When it comes to dealing with the sticky issue of race in America, President Obama has found that leading from behind might not be such a bad idea.
He was pilloried by critics on the right early in his presidency when he said a Cambridge, Mass., police officer "acted stupidly" when he arrested the black Harvard University scholar Henry Louis Gates Jr. as he struggled to open the door of his home in a predominantly white neighborhood.
And Obama raised eyebrows last year, when he remarked after Trayvon Martin's death last year that "if I had a son, he'd look like Trayvon."
So, it's no surprise that he took a cautious approach as he weighed in for the first time since a Florida jury found George Zimmerman not guilty in the death of Trayvon.
In a surprise appearance before reporters six days after the verdict, Obama spoke eloquently about Trayvon's family showing grace in the aftermath of the verdict, and he reiterated his understanding of the pain the African-American community feels over the outcome of the trial and the larger problem of racial profiling.
And Obama again connected himself directly to the teenager when he observed that he could have been Trayvon 35 years ago.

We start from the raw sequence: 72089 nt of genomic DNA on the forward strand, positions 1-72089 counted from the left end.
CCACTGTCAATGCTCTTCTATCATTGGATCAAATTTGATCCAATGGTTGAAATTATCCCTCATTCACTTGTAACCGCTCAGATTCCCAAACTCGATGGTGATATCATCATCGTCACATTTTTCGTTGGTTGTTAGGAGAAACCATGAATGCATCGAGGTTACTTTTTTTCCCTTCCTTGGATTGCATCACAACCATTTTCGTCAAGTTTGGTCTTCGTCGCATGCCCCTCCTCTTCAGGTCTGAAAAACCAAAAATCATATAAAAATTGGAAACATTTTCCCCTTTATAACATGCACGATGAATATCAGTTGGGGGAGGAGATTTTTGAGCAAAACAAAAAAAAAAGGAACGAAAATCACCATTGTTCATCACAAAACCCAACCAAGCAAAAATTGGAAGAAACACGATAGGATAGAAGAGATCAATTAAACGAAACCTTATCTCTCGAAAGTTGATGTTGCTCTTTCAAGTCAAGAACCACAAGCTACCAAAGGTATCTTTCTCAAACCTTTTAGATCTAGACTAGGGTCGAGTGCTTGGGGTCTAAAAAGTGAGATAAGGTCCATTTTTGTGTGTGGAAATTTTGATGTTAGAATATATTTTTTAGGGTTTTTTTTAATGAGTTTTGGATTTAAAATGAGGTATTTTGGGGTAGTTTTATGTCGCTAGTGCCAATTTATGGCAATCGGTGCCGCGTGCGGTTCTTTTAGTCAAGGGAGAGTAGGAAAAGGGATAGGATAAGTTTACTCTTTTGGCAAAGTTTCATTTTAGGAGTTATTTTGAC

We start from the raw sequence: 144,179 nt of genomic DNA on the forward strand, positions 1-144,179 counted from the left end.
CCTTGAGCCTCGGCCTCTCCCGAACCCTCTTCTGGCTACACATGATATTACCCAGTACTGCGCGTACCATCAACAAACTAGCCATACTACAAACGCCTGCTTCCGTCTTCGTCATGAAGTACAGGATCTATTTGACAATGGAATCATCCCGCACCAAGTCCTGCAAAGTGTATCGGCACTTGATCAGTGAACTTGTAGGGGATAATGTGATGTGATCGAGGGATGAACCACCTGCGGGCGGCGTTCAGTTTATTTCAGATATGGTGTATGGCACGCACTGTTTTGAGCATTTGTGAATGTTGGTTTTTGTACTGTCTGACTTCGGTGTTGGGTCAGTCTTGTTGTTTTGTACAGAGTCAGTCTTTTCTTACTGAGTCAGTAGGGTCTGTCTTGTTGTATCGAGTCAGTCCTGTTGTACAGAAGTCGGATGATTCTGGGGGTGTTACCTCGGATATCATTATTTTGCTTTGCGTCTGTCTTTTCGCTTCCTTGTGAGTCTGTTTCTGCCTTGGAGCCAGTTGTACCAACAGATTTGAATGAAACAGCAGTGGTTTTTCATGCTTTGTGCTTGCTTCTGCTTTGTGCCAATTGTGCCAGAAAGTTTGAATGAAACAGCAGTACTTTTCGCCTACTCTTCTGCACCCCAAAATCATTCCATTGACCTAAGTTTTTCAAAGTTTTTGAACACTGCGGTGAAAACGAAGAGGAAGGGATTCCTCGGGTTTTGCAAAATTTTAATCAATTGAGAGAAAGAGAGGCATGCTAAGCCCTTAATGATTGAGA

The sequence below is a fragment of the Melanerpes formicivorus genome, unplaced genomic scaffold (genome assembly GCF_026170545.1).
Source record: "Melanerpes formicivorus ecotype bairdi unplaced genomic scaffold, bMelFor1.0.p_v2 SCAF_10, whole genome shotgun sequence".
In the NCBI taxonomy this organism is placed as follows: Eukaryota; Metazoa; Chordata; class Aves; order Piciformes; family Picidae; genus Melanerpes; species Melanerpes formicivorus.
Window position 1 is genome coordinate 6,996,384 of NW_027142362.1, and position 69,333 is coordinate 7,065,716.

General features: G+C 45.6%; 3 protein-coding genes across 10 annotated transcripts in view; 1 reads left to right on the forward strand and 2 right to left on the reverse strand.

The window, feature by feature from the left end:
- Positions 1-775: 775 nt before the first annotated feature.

But the president, despite the historic nature of his presidency, also made clear that he's not the best person to be leading a difficult conversation about race.
Instead, he argued that the larger discussion of race belongs not with lawmakers in Washington but in living rooms, houses of worship and workplaces.
In such settings, Obama posited, "There's the possibility that people are a little bit more honest, and at least you ask yourself your own questions about, am I wringing as much bias out of myself as I can?"
The president rightfully noted that as a nation we've made progress in our dialogue on race. But, as he noted, we're hardly in a post-racial era.
Obama, who has long contended with a portion of America's views about his "other-ness," seems to have realized that a president - even an African-American one - can sometimes serve the public dialogue on race best by merely participating in the conversation rather than directing it.